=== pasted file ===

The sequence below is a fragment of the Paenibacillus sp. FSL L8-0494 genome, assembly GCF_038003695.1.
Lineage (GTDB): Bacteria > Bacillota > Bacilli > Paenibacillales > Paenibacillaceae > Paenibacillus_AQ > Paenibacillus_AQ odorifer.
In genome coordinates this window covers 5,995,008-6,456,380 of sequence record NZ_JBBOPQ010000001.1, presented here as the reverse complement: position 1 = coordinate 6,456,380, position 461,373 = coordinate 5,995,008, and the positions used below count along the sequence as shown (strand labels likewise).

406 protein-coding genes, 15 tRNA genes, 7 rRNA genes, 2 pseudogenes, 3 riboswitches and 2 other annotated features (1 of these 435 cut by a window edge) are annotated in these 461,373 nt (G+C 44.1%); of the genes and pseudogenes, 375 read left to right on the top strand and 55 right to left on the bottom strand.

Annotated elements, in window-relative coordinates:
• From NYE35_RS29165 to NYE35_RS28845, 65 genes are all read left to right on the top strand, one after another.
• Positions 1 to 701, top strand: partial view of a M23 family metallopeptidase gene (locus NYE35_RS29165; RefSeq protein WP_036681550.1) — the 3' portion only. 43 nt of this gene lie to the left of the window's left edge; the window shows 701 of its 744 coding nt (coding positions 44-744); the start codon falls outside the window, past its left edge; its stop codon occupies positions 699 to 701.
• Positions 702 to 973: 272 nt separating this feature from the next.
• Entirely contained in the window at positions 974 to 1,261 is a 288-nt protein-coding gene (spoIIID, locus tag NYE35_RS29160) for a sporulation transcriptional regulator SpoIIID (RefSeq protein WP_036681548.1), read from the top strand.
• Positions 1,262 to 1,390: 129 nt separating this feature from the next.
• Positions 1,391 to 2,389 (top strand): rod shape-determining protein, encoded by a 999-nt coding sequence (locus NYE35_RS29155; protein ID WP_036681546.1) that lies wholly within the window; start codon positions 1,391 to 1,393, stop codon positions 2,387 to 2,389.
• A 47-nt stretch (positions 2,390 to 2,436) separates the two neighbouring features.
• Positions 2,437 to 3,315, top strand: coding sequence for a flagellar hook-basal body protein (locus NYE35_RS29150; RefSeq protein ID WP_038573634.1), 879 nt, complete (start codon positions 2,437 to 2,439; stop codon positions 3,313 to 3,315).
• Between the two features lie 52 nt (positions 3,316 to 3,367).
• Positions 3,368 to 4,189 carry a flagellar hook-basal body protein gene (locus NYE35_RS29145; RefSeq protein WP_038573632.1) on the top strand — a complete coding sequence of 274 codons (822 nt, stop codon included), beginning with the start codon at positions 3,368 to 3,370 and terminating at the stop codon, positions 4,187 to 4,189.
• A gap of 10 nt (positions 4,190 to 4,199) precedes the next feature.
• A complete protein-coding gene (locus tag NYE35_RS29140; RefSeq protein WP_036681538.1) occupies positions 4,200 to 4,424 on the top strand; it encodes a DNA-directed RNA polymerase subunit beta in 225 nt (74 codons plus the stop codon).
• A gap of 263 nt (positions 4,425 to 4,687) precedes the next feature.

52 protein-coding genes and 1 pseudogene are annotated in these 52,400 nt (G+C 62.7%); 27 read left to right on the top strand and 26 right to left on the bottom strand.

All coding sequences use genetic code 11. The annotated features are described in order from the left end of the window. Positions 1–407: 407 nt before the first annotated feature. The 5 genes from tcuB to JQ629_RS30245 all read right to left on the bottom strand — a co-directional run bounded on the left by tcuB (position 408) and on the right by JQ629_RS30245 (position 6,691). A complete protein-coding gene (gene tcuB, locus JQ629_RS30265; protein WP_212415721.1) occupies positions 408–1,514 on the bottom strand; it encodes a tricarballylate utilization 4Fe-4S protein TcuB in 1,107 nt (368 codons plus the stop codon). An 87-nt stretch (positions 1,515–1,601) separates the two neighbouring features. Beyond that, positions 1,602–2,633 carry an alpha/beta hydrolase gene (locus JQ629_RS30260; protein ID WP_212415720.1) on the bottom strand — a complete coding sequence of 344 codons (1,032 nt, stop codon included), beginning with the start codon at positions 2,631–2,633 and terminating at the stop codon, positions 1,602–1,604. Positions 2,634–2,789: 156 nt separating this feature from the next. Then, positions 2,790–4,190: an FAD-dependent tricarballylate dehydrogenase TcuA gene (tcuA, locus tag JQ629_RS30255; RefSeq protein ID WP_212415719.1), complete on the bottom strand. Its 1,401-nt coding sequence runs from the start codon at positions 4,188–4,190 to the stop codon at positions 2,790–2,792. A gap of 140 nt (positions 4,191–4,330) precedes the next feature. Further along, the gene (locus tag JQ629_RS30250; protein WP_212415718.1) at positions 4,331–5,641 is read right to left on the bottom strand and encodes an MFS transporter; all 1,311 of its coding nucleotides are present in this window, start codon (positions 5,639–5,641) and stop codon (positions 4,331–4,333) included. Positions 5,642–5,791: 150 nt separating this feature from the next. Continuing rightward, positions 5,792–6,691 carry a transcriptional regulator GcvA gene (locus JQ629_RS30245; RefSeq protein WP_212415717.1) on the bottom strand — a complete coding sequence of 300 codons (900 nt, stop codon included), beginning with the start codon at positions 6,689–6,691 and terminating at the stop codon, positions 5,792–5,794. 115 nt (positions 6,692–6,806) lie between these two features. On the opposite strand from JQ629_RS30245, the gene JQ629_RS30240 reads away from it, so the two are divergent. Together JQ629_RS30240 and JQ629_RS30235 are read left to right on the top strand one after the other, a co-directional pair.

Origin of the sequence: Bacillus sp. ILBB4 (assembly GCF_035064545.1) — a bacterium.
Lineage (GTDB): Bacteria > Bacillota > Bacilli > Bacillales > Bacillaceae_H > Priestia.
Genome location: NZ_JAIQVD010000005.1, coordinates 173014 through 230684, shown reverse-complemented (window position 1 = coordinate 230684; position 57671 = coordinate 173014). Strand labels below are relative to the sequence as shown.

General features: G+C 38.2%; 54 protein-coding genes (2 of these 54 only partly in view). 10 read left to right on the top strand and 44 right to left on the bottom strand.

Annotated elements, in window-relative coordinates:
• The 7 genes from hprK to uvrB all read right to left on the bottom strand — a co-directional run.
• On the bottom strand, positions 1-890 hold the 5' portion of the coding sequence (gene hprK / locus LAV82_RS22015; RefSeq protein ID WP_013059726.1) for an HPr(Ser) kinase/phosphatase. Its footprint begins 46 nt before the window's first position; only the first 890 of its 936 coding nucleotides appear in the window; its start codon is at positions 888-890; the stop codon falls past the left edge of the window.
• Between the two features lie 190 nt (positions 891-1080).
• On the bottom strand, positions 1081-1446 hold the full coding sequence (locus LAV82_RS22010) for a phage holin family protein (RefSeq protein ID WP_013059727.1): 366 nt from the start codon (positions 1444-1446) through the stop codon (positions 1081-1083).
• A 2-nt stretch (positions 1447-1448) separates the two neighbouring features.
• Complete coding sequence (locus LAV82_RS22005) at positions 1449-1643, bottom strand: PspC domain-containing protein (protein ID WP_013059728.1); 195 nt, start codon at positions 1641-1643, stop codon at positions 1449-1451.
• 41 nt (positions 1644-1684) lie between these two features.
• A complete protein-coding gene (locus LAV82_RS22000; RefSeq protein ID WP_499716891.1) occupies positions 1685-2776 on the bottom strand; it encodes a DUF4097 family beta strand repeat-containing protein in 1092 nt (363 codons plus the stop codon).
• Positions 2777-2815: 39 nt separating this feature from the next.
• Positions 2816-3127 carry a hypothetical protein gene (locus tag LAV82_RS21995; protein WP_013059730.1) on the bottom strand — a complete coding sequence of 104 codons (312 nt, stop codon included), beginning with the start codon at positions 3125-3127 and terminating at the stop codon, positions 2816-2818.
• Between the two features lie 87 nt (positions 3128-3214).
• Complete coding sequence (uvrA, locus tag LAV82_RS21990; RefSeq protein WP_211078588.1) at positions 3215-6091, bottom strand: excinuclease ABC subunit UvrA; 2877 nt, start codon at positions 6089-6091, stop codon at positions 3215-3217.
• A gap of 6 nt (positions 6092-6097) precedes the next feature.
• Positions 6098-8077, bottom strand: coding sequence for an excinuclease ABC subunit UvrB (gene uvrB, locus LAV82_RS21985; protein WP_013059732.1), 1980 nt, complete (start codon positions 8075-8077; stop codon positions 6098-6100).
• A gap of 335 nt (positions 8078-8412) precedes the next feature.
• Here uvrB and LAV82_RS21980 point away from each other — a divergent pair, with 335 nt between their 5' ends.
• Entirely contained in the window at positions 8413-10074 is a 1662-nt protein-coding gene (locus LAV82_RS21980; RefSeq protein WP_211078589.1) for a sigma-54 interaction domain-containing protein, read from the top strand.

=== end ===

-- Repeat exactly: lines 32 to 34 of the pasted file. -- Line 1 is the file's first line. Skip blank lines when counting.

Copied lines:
• 41 nt (positions 1644-1684) lie between these two features.
• A complete protein-coding gene (locus LAV82_RS22000; RefSeq protein ID WP_499716891.1) occupies positions 1685-2776 on the bottom strand; it encodes a DUF4097 family beta strand repeat-containing protein in 1092 nt (363 codons plus the stop codon).
• Positions 2777-2815: 39 nt separating this feature from the next.